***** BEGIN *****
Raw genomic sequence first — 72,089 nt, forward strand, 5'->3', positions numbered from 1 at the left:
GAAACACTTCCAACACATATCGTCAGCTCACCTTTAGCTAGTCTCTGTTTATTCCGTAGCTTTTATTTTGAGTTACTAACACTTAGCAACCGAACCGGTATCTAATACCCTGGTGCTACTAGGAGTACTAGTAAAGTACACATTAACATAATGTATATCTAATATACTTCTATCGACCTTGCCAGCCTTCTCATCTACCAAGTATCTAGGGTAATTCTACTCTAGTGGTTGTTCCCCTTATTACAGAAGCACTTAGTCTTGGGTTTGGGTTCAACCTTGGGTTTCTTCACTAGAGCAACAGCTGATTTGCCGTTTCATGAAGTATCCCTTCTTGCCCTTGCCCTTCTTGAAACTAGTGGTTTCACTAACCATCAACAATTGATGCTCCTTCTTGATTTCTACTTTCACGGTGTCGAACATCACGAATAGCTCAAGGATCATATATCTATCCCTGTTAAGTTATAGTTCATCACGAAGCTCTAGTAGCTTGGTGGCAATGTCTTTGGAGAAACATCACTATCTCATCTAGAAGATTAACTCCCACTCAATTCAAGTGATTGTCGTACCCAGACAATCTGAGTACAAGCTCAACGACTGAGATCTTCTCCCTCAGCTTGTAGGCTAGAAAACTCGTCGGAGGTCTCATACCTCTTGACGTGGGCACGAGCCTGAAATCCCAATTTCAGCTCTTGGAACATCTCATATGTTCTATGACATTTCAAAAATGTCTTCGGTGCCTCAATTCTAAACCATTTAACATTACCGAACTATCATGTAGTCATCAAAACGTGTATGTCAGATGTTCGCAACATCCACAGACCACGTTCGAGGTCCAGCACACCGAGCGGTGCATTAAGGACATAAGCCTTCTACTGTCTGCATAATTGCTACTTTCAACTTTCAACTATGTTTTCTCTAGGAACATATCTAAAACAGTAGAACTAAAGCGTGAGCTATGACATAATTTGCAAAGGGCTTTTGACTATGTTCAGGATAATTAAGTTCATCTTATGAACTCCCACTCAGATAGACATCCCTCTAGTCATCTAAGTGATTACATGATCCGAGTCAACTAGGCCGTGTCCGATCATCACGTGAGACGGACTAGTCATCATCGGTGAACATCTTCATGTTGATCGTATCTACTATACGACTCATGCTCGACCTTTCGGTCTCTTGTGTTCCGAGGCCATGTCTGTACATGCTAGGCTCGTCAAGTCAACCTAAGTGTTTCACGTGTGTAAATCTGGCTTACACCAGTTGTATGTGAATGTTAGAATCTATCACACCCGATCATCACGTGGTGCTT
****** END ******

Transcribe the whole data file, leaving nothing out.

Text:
Raw genomic sequence first — 72,089 nt, forward strand, 5'->3', positions numbered from 1 at the left:
GAAACACTTCCAACACATATCGTCAGCTCACCTTTAGCTAGTCTCTGTTTATTCCGTAGCTTTTATTTTGAGTTACTAACACTTAGCAACCGAACCGGTATCTAATACCCTGGTGCTACTAGGAGTACTAGTAAAGTACACATTAACATAATGTATATCTAATATACTTCTATCGACCTTGCCAGCCTTCTCATCTACCAAGTATCTAGGGTAATTCTACTCTAGTGGTTGTTCCCCTTATTACAGAAGCACTTAGTCTTGGGTTTGGGTTCAACCTTGGGTTTCTTCACTAGAGCAACAGCTGATTTGCCGTTTCATGAAGTATCCCTTCTTGCCCTTGCCCTTCTTGAAACTAGTGGTTTCACTAACCATCAACAATTGATGCTCCTTCTTGATTTCTACTTTCACGGTGTCGAACATCACGAATAGCTCAAGGATCATATATCTATCCCTGTTAAGTTATAGTTCATCACGAAGCTCTAGTAGCTTGGTGGCAATGTCTTTGGAGAAACATCACTATCTCATCTAGAAGATTAACTCCCACTCAATTCAAGTGATTGTCGTACCCAGACAATCTGAGTACAAGCTCAACGACTGAGATCTTCTCCCTCAGCTTGTAGGCTAGAAAACTCGTCGGAGGTCTCATACCTCTTGACGTGGGCACGAGCCTGAAATCCCAATTTCAGCTCTTGGAACATCTCATATGTTCTATGACATTTCAAAAATGTCTTCGGTGCCTCAATTCTAAACCATTTAACATTACCGAACTATCATGTAGTCATCAAAACGTGTATGTCAGATGTTCGCAACATCCACAGACCACGTTCGAGGTCCAGCACACCGAGCGGTGCATTAAGGACATAAGCCTTCTACTGTCTGCATAATTGCTACTTTCAACTTTCAACTATGTTTTCTCTAGGAACATATCTAAAACAGTAGAACTAAAGCGTGAGCTATGACATAATTTGCAAAGGGCTTTTGACTATGTTCAGGATAATTAAGTTCATCTTATGAACTCCCACTCAGATAGACATCCCTCTAGTCATCTAAGTGATTACATGATCCGAGTCAACTAGGCCGTGTCCGATCATCACGTGAGACGGACTAGTCATCATCGGTGAACATCTTCATGTTGATCGTATCTACTATACGACTCATGCTCGACCTTTCGGTCTCTTGTGTTCCGAGGCCATGTCTGTACATGCTAGGCTCGTCAAGTCAACCTAAGTGTTTCACGTGTGTAAATCTGGCTTACACCAGTTGTATGTGAATGTTAGAATCTATCACACCCGATCATCACGTGGTGCTT